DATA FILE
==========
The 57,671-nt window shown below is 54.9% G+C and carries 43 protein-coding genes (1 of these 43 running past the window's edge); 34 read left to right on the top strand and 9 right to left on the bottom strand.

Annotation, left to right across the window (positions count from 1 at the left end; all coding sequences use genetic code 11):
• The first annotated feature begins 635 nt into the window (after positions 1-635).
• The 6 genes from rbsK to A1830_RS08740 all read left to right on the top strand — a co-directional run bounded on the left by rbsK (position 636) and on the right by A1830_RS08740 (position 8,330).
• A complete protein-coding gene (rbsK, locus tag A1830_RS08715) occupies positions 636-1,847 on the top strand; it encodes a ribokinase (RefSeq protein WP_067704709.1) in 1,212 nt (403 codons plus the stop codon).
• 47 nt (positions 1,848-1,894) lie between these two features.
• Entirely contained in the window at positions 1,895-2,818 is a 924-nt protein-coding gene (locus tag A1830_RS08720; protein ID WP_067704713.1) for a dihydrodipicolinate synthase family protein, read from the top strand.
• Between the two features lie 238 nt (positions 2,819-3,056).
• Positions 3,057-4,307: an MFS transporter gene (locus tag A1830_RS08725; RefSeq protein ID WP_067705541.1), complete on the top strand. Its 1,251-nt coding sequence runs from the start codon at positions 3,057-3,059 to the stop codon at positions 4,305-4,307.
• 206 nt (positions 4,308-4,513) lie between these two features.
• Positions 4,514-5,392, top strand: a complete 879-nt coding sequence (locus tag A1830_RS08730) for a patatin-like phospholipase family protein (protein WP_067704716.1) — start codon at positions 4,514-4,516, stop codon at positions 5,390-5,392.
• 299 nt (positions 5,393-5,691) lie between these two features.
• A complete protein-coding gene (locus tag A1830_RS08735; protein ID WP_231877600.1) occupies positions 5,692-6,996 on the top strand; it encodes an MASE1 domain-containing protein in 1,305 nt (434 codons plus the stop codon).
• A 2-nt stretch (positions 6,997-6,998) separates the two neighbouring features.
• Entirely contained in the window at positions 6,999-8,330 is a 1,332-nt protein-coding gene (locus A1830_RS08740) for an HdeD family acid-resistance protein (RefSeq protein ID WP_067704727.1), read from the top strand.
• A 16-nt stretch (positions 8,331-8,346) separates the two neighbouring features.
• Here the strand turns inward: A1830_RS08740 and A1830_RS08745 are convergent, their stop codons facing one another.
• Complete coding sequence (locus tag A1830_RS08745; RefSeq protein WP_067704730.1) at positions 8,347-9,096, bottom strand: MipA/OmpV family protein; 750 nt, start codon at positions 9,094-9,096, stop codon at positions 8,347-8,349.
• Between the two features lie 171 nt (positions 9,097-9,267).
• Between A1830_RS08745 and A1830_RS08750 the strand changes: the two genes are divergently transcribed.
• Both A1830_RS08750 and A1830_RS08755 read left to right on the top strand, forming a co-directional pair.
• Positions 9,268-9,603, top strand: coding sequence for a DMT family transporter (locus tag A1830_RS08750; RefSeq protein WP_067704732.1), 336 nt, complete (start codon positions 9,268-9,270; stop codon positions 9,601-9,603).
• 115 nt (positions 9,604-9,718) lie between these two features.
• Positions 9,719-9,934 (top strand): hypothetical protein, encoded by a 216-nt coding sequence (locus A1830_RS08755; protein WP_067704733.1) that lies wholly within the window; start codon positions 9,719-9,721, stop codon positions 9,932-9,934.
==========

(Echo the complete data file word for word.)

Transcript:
The 57,671-nt window shown below is 54.9% G+C and carries 43 protein-coding genes (1 of these 43 running past the window's edge); 34 read left to right on the top strand and 9 right to left on the bottom strand.

Annotation, left to right across the window (positions count from 1 at the left end; all coding sequences use genetic code 11):
• The first annotated feature begins 635 nt into the window (after positions 1-635).
• The 6 genes from rbsK to A1830_RS08740 all read left to right on the top strand — a co-directional run bounded on the left by rbsK (position 636) and on the right by A1830_RS08740 (position 8,330).
• A complete protein-coding gene (rbsK, locus tag A1830_RS08715) occupies positions 636-1,847 on the top strand; it encodes a ribokinase (RefSeq protein WP_067704709.1) in 1,212 nt (403 codons plus the stop codon).
• 47 nt (positions 1,848-1,894) lie between these two features.
• Entirely contained in the window at positions 1,895-2,818 is a 924-nt protein-coding gene (locus tag A1830_RS08720; protein ID WP_067704713.1) for a dihydrodipicolinate synthase family protein, read from the top strand.
• Between the two features lie 238 nt (positions 2,819-3,056).
• Positions 3,057-4,307: an MFS transporter gene (locus tag A1830_RS08725; RefSeq protein ID WP_067705541.1), complete on the top strand. Its 1,251-nt coding sequence runs from the start codon at positions 3,057-3,059 to the stop codon at positions 4,305-4,307.
• 206 nt (positions 4,308-4,513) lie between these two features.
• Positions 4,514-5,392, top strand: a complete 879-nt coding sequence (locus tag A1830_RS08730) for a patatin-like phospholipase family protein (protein WP_067704716.1) — start codon at positions 4,514-4,516, stop codon at positions 5,390-5,392.
• 299 nt (positions 5,393-5,691) lie between these two features.
• A complete protein-coding gene (locus tag A1830_RS08735; protein ID WP_231877600.1) occupies positions 5,692-6,996 on the top strand; it encodes an MASE1 domain-containing protein in 1,305 nt (434 codons plus the stop codon).
• A 2-nt stretch (positions 6,997-6,998) separates the two neighbouring features.
• Entirely contained in the window at positions 6,999-8,330 is a 1,332-nt protein-coding gene (locus A1830_RS08740) for an HdeD family acid-resistance protein (RefSeq protein ID WP_067704727.1), read from the top strand.
• A 16-nt stretch (positions 8,331-8,346) separates the two neighbouring features.
• Here the strand turns inward: A1830_RS08740 and A1830_RS08745 are convergent, their stop codons facing one another.
• Complete coding sequence (locus tag A1830_RS08745; RefSeq protein WP_067704730.1) at positions 8,347-9,096, bottom strand: MipA/OmpV family protein; 750 nt, start codon at positions 9,094-9,096, stop codon at positions 8,347-8,349.
• Between the two features lie 171 nt (positions 9,097-9,267).
• Between A1830_RS08745 and A1830_RS08750 the strand changes: the two genes are divergently transcribed.
• Both A1830_RS08750 and A1830_RS08755 read left to right on the top strand, forming a co-directional pair.
• Positions 9,268-9,603, top strand: coding sequence for a DMT family transporter (locus tag A1830_RS08750; RefSeq protein WP_067704732.1), 336 nt, complete (start codon positions 9,268-9,270; stop codon positions 9,601-9,603).
• 115 nt (positions 9,604-9,718) lie between these two features.
• Positions 9,719-9,934 (top strand): hypothetical protein, encoded by a 216-nt coding sequence (locus A1830_RS08755; protein WP_067704733.1) that lies wholly within the window; start codon positions 9,719-9,721, stop codon positions 9,932-9,934.